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Exploring Major Histocompatibility Complex Binding Site Flexibility

Faculty Members
Dr. Lydia Tapia
Graduate Students
Torin Adamson
John Baxter
Lidong Wang
Related Projects
Analysis of Antibody Aggregation
Kinesin Procession

Project Background:

T-Cell Receptors (TCR), found on the surface of T-Cell white blood cells, initiate adaptive immune responses when they react with antigens under the right conditions. The body produces T-Cells with many different TCR variations, allowing the immune system to recognize a large variety of pathogens. T-Cells that bind with antigen under the right conditions reproduce quickly, producing a large number of white blood cells recognizing that antigen. White blood cells with antigen binding TCR act as memory that something shaped like the original antigen was deemed a threat during an earlier immune response.

Below: T-Cell Receptor (TCR). PDB ID: 3H9S, Chain D.


In order for an antigen to bind with TCR and be deemed a threat by the adaptive immune system, several conditions must be met. One of these conditions is that the antigen must bind to, and be presented by, a Major Histocompatibility Complex (MHC) molecule. MHC molecules involved in the presentation of antibodies to TCR have a binding groove with a beta-sheet floor and flexible alpha-helix walls. As antigens must bind within MHC's binding groove in order to be presentable to TCR, knowing what kinds of molecules could or could not potentially enter MHC's binding groove is important to the development of new vaccines.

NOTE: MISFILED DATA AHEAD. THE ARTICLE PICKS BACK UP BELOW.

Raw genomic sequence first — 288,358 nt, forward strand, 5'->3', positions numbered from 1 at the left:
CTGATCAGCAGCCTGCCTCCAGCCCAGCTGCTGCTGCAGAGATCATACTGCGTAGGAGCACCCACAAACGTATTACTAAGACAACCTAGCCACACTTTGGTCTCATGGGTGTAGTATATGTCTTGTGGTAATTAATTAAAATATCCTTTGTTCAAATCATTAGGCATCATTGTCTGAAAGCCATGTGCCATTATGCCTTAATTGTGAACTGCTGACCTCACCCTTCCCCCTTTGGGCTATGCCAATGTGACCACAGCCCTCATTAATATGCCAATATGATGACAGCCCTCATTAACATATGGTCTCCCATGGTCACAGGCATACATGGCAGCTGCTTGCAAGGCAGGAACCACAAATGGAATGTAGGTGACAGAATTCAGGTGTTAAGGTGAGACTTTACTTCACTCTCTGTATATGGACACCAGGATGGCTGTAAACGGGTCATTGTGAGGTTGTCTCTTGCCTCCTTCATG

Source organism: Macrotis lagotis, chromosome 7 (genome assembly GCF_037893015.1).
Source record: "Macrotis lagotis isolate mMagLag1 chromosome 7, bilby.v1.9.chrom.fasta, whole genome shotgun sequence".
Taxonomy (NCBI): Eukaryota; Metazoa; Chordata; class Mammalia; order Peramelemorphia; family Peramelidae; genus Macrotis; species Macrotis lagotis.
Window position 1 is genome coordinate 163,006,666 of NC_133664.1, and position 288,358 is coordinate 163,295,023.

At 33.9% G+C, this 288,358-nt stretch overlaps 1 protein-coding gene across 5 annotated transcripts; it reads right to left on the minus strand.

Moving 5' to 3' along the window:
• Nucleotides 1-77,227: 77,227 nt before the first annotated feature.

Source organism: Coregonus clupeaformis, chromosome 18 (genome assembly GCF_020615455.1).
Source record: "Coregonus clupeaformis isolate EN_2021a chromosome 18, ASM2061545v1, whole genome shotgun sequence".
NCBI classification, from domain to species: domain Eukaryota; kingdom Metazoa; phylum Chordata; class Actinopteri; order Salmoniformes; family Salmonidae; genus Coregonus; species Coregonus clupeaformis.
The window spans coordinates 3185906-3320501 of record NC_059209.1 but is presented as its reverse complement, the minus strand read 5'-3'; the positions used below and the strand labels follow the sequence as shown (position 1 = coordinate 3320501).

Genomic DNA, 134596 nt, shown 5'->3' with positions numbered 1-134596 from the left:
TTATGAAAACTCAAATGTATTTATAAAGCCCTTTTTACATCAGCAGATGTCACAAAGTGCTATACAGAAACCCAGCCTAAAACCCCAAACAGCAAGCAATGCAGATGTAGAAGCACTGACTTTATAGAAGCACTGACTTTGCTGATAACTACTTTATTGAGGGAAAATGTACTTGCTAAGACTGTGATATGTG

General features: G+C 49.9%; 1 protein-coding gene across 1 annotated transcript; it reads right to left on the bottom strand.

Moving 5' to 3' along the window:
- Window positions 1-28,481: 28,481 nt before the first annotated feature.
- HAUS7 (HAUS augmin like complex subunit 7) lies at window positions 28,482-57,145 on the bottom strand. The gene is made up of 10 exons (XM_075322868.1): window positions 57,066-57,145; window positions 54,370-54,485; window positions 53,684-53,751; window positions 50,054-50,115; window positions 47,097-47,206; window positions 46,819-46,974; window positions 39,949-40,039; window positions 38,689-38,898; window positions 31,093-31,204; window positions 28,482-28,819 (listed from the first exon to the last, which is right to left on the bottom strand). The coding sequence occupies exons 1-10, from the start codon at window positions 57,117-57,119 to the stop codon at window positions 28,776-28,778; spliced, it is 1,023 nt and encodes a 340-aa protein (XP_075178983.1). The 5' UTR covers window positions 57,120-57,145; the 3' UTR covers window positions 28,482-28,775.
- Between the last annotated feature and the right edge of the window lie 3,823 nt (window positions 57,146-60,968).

Below: Major Histocompatability Complex (MHC). PDB ID: 3H9S, Chain A.


Computer simulations of such protein systems can provide insight into the binding affinities between MHC and ligands of interest. In the past, such systems have typically been modeled using fixed geometric representations of the binding site cavities. However, such models are not able to take into account the flexibility of receptor structure, and are therefore limited in their accuracy to predict the feasibility of binding ligands that require receptor flexibility. Highly accurate physics-based molecular dynamics simulations are capable of modeling protein structure flexibility, but these approaches are typically too computationally demanding for long time scale simulations.

Below: MHC (PDB ID: 3H9S, Chain A, in blue) presenting the TEL1P peptide (PDB ID: 3H9S, Chain C, in black) to TCR (PDB ID: 3H9S, Chain D, in red).

MHC presenting TEL1P to TCR

Project Description:

We are investigating ways to advance another approach, based on a probabilistic roadmap framework, that has already proven capable of efficiently capturing biologically relevant features of molecular energy landscapes, but that will need to be further improved in order to provide the basis for accurate simulations of large molecular interactions like those that are found in the MHC - Ligand - TCR system.

Simulation Movies:

        Molecular Dynamics simulation of MHC (PDB id: 3H9Sa) alone, with binding site in green

        Molecular Dynamics simulation of MHC (PDB id: 3IXAa) and TAX peptide (PDB id: 3IXAc); pepdide shown in blue

        Molecular Dynamics simulation of MHC (PDB id: 3H9Sa) and TEL1P peptide (PDB id: 3H9Sc); peptide shown in blue

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1 University of New Mexico,
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Department of Computer Science and Engineering | School of Engineering | University of New Mexico